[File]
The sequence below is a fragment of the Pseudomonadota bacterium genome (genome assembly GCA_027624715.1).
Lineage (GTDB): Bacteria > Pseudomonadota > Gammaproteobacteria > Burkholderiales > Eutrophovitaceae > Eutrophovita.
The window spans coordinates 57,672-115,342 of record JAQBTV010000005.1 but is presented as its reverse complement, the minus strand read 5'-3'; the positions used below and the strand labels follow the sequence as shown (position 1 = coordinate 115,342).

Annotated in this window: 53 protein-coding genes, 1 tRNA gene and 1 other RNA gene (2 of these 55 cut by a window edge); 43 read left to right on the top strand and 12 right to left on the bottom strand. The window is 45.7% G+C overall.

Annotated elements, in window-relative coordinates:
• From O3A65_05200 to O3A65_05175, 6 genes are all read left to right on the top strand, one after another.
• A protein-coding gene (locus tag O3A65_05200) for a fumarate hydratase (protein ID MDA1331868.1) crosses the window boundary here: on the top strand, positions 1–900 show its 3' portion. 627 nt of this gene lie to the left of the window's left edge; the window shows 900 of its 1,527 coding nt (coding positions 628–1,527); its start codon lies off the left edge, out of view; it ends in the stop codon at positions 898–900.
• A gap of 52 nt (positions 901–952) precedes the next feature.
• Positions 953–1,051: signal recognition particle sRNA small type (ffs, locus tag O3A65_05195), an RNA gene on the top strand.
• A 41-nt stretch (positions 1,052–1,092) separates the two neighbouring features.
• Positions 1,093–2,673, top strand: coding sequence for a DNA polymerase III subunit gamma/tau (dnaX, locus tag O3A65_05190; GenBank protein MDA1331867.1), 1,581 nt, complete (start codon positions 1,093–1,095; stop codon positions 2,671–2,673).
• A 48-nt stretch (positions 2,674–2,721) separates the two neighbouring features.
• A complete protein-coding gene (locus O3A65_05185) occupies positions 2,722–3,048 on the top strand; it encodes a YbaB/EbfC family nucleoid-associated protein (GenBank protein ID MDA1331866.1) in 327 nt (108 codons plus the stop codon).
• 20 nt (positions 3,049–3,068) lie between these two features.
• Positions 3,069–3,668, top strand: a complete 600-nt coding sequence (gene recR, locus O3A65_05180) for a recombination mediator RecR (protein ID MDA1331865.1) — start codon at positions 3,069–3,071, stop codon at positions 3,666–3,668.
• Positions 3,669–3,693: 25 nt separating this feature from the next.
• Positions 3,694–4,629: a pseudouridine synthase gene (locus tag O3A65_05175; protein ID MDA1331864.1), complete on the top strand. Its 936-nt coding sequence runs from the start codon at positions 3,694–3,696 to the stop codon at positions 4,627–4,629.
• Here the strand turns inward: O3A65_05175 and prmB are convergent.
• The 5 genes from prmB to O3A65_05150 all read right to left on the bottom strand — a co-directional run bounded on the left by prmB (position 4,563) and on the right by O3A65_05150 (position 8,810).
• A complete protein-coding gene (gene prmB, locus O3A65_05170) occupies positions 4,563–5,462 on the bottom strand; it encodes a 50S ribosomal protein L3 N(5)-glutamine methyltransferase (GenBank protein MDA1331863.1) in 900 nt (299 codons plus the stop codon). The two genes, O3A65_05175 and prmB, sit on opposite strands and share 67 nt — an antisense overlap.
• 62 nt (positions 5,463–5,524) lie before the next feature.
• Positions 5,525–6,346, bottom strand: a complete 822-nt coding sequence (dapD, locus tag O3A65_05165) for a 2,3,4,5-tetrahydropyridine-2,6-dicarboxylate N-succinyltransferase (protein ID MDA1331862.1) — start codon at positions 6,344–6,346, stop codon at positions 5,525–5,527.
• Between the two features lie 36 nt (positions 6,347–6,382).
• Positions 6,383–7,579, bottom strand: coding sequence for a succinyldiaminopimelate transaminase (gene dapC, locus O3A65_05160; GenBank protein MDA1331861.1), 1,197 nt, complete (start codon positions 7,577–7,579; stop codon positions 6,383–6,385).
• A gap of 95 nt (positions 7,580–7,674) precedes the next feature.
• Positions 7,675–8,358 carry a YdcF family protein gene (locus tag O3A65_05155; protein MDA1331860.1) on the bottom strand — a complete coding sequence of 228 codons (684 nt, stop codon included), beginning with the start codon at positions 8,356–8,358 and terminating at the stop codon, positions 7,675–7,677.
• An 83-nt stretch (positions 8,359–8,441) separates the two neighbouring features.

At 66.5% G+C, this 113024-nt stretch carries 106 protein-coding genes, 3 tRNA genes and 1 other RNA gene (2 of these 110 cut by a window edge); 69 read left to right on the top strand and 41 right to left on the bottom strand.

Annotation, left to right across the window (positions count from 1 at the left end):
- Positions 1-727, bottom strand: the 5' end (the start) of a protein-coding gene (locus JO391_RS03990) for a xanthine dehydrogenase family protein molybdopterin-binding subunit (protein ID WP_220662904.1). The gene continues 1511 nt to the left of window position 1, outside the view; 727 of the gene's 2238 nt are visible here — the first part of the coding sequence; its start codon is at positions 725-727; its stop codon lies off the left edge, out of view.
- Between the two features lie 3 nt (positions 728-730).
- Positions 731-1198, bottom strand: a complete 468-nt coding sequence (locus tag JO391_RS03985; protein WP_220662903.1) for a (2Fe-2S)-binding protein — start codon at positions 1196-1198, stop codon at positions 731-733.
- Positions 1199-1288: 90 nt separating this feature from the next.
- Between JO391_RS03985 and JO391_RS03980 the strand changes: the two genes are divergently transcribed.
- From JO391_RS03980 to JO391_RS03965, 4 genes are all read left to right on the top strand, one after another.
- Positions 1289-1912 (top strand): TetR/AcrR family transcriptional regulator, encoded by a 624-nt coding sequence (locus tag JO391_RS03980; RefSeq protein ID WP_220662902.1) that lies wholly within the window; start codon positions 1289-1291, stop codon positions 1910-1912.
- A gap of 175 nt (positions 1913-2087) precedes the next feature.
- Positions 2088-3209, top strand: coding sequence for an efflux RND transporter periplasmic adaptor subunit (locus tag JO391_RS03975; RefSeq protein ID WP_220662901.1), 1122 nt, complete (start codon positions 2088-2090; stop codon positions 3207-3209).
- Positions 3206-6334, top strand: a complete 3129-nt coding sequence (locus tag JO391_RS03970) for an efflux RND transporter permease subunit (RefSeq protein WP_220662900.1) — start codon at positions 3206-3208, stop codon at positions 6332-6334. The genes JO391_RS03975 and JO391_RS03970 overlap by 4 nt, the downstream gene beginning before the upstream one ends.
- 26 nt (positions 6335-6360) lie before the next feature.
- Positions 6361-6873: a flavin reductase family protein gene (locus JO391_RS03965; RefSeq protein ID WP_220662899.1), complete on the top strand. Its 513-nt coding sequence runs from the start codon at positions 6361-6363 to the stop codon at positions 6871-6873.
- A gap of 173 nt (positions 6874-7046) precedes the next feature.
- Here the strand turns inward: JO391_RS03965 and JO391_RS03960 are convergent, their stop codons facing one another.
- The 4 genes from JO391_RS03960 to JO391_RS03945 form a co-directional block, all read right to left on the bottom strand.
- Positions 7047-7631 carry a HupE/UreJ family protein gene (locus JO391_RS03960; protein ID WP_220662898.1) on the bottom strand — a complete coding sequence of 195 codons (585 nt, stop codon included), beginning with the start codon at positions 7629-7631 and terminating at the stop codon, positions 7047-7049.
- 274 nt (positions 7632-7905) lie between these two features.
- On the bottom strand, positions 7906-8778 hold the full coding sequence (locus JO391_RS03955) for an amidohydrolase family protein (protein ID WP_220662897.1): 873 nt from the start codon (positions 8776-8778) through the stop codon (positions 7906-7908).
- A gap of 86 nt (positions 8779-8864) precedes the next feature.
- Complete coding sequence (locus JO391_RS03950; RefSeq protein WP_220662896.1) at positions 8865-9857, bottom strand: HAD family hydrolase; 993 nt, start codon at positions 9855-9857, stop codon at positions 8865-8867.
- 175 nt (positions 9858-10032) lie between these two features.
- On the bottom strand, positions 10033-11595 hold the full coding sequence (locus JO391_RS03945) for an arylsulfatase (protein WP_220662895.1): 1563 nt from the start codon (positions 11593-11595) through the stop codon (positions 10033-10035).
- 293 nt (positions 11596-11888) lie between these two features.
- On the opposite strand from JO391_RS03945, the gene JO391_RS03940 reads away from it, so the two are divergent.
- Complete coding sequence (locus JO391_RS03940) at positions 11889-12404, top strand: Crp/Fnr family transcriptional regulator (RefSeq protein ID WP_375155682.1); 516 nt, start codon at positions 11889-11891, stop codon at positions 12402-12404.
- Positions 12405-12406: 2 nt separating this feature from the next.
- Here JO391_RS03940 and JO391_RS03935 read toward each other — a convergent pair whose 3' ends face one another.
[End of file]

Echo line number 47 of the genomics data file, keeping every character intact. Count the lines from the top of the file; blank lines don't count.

- On the bottom strand, positions 7906-8778 hold the full coding sequence (locus JO391_RS03955) for an amidohydrolase family protein (protein ID WP_220662897.1): 873 nt from the start codon (positions 8776-8778) through the stop codon (positions 7906-7908).